General election polls: Theresa May and Jeremy Corbyn
8.20am: Theresa May is expected to return to the campaign trail today having returned from the G7 summit in Sicily.
The Prime Minister directly addressed Jeremy Corbyn last night and accused him of providing an “excuse for terrorism”.
In a direct response to Mr Corbyn’s speech on the Manchester bombing, she said: “I’m going to be very clear about what has been said today.
"What has happened is I have been here at the G7 working with other international leaders to fight terrorism.
"At the same time, Jeremy Corbyn has said that terror attacks in Britain are our own fault – and he has chosen to do that just a few days after one of the worst terrorist atrocities we have experienced in the United Kingdom.
"I want to make one thing very clear to Jeremy Corbyn, and it is that there can never be an excuse for terrorism, there can be no excuse for what happened in Manchester.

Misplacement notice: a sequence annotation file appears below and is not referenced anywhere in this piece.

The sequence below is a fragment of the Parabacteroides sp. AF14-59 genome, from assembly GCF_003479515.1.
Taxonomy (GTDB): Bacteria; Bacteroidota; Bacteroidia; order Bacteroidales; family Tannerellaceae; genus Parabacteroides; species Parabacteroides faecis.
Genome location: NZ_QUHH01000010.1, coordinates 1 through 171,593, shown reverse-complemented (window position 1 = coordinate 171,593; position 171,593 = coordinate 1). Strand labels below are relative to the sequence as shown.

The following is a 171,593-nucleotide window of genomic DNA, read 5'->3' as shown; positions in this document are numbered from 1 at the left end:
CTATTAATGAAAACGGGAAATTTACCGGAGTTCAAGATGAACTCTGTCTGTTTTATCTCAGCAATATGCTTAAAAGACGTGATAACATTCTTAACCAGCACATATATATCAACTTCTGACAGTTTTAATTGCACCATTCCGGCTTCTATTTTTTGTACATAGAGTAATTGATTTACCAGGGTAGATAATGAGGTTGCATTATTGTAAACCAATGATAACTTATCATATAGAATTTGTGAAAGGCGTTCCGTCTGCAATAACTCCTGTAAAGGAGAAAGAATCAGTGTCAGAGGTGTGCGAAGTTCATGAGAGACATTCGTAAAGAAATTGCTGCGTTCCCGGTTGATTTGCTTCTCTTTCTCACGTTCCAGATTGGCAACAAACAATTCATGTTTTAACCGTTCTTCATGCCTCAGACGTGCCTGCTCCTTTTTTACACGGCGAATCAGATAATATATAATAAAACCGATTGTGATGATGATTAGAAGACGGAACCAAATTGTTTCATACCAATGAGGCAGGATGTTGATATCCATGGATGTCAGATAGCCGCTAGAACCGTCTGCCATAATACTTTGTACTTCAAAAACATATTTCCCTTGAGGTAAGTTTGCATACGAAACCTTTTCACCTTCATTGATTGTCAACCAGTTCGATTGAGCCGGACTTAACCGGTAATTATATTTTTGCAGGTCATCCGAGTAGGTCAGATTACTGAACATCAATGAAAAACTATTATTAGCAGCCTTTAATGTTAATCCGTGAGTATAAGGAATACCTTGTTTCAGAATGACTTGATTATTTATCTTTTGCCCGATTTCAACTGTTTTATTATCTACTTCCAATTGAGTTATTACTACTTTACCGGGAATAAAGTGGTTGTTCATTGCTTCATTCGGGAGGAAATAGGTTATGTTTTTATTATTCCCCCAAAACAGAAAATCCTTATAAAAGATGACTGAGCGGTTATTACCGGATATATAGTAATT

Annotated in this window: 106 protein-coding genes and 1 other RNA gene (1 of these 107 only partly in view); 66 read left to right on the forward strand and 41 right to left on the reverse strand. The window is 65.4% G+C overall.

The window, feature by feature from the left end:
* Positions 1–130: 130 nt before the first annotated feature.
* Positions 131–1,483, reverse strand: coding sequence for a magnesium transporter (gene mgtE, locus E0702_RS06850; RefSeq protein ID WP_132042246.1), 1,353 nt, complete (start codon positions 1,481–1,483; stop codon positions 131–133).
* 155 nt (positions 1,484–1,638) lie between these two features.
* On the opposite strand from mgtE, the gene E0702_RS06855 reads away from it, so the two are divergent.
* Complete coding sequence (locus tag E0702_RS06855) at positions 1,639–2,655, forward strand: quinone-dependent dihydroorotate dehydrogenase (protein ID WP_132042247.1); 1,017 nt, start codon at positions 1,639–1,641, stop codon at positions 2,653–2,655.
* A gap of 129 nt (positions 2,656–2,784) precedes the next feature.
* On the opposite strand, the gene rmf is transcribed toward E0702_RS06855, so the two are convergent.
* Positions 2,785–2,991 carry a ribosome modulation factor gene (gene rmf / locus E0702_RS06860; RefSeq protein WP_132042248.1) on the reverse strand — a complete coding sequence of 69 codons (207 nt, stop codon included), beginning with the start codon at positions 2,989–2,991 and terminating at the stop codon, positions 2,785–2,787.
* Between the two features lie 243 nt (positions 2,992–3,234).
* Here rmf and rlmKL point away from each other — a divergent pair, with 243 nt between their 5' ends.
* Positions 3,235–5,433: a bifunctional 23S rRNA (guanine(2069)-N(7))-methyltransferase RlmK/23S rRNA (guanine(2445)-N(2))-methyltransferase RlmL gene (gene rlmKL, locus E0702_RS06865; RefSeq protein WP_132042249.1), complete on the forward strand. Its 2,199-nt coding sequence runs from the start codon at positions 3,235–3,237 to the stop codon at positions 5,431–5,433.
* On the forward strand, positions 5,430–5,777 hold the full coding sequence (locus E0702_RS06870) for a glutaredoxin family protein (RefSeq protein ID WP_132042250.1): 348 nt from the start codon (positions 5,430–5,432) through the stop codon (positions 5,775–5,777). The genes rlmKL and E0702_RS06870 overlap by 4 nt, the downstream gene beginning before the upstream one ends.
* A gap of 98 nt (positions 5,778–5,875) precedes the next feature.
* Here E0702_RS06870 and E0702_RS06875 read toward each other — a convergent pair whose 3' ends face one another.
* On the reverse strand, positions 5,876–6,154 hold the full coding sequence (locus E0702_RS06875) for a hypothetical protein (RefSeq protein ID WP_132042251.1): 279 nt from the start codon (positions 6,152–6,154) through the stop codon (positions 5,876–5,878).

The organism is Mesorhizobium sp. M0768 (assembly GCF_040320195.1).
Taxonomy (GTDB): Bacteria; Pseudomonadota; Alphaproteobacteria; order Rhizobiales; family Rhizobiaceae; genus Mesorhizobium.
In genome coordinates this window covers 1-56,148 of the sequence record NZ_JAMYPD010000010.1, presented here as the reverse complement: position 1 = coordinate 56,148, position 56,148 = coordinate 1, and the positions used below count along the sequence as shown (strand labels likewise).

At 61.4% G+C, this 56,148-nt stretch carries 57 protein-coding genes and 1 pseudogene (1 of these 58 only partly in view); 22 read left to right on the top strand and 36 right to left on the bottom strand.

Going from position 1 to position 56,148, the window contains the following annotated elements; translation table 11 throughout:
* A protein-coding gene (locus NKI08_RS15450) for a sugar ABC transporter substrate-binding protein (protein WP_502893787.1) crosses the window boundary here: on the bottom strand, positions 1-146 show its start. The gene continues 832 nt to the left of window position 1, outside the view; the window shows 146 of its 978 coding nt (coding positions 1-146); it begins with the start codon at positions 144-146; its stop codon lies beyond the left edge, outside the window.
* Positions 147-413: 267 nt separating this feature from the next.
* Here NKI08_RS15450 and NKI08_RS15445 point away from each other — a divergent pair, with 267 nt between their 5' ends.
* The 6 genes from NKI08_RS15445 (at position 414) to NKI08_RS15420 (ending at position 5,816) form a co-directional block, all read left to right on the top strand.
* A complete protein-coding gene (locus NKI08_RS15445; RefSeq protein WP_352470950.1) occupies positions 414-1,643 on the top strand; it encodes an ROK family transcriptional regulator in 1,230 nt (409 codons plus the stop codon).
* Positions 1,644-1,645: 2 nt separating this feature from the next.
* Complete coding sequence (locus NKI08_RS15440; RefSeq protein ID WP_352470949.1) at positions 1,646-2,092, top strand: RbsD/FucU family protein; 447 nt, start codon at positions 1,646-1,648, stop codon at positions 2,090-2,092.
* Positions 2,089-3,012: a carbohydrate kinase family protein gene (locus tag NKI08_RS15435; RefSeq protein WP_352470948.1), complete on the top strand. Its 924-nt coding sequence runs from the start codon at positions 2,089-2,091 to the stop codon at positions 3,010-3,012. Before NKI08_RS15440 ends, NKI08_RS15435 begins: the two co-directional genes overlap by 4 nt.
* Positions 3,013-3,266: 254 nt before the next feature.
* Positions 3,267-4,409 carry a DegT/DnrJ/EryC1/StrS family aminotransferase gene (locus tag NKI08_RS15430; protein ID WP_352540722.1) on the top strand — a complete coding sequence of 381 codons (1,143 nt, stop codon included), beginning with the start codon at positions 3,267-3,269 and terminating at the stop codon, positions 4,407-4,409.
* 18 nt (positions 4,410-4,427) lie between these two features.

"The choice that people face at the general election has just become starker. It's a choice between me, working constantly to protect the national interest and to protect our security – and Jeremy Corbyn, who frankly isn't up to the job."
4.50am: Jeremy Corbyn is expected to face fresh attacks from the Conservatives over his stance on nuclear weapons.
The Labour leader has long been an advocate of nuclear disarmament, but has included the renewal of Trident in the party's manifesto.
Friday 26 May
8.17pm: Jeremy Corbyn, who turns 68 today, said he never supported the IRA and does not now during an interview with Andrew Neil on BBC One today.
And he added he has always wanted peace and a dialogue between those who do not agree, before condeming the Manchester terror attack.
6.05pm: Theresa May labelled a hypothetical Jeremy Corby government, a “coalition of chaos”, at a G7 press conference today.
Ms May further said she was committed to return to the campaign trail to secure a Tory victory in the general election.
When asked about Labour gaining numbers in the polls, Ms May said that the only polls that matter are those on election day.
5.15pm: Odds aggregator Oddschecker believes the Conservatives are the firm favourite to win.